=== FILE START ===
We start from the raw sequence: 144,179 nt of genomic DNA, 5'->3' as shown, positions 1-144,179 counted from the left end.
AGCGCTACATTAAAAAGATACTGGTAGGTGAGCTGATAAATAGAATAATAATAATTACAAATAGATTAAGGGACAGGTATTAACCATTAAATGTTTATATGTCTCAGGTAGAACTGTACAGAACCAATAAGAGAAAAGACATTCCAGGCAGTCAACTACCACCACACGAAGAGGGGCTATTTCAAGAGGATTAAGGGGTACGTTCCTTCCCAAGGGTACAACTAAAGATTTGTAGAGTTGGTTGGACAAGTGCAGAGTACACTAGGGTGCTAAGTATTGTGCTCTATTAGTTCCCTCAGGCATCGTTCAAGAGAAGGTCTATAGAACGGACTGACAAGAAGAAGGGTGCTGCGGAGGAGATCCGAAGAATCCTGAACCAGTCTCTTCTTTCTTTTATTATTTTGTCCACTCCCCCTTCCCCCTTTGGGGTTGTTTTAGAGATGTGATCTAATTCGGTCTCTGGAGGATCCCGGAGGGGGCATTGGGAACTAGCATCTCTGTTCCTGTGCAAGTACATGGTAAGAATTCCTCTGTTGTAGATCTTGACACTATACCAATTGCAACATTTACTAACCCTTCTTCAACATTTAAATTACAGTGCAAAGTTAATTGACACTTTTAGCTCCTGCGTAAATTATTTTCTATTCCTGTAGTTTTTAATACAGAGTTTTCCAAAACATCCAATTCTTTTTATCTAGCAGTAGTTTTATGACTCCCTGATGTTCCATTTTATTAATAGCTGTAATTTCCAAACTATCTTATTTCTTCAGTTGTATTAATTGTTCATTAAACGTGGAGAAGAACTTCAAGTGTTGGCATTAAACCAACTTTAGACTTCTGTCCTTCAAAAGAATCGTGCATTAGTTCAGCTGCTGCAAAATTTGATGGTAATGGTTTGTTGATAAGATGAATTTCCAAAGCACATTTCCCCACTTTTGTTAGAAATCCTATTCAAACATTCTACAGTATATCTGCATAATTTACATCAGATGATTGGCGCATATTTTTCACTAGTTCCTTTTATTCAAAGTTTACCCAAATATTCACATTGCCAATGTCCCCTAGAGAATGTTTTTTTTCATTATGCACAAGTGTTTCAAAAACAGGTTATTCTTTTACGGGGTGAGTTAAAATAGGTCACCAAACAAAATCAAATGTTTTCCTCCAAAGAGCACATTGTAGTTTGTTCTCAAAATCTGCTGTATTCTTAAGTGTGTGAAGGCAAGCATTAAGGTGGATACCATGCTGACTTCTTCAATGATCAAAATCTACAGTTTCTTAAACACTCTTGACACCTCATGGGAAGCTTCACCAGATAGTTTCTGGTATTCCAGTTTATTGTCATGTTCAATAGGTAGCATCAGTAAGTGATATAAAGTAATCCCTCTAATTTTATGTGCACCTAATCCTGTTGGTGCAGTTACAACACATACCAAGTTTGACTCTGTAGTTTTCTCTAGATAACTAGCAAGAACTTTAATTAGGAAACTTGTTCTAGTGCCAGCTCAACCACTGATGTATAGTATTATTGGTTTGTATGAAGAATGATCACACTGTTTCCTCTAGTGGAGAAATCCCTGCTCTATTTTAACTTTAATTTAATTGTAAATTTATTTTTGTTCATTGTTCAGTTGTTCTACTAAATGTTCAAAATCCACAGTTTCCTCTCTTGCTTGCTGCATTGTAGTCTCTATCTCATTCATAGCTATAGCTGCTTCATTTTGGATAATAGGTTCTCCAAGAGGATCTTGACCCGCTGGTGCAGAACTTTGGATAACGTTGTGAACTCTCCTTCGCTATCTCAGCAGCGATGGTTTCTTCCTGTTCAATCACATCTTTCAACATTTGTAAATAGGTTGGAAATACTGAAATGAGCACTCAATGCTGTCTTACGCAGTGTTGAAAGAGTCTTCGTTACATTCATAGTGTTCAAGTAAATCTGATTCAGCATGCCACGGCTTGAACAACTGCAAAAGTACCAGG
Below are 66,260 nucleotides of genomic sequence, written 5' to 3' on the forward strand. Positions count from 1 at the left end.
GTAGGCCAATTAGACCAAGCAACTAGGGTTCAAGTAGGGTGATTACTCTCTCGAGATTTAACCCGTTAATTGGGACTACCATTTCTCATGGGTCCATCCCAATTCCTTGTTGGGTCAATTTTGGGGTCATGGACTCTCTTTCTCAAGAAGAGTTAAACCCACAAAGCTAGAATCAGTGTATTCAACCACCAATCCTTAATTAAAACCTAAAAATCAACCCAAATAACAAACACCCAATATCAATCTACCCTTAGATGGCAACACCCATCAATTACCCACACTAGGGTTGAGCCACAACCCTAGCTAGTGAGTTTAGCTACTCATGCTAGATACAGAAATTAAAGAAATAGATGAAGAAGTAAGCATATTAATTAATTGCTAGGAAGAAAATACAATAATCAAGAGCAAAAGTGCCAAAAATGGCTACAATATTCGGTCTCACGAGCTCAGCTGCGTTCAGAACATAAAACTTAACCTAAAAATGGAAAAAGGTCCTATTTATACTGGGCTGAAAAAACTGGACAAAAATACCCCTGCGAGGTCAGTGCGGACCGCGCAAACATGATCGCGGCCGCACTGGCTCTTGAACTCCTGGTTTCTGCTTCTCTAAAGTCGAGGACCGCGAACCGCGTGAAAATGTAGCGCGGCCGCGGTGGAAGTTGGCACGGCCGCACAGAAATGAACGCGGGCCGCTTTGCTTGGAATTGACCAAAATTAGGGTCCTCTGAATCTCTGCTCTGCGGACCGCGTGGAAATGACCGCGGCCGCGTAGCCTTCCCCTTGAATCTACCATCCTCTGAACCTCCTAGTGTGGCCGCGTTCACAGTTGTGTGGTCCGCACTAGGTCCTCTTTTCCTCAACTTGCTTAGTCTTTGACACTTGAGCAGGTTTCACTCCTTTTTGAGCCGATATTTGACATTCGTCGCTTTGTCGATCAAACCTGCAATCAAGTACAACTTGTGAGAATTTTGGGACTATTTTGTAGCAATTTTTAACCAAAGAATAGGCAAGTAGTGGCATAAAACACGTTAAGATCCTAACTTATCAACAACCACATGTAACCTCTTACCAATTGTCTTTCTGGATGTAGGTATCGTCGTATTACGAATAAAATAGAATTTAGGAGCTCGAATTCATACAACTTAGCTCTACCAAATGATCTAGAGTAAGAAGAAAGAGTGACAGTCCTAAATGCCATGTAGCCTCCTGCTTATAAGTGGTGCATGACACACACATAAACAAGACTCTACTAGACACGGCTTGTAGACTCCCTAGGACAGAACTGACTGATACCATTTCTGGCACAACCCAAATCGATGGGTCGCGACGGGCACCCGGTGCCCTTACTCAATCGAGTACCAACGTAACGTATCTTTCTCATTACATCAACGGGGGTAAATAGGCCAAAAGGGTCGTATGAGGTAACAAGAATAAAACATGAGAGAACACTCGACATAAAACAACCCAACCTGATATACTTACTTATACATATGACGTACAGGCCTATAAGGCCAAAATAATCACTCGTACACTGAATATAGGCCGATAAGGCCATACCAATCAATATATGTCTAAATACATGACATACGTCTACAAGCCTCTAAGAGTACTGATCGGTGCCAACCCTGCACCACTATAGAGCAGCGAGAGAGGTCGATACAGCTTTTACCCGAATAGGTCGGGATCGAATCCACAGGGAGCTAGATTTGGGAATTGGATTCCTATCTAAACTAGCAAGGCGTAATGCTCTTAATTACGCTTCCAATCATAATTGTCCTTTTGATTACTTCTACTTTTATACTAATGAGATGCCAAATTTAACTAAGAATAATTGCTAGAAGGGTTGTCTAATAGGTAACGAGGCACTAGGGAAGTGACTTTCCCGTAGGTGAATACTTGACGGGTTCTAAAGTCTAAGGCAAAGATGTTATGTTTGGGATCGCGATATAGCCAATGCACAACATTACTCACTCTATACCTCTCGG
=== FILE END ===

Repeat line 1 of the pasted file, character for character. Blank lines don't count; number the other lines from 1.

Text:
We start from the raw sequence: 144,179 nt of genomic DNA, 5'->3' as shown, positions 1-144,179 counted from the left end.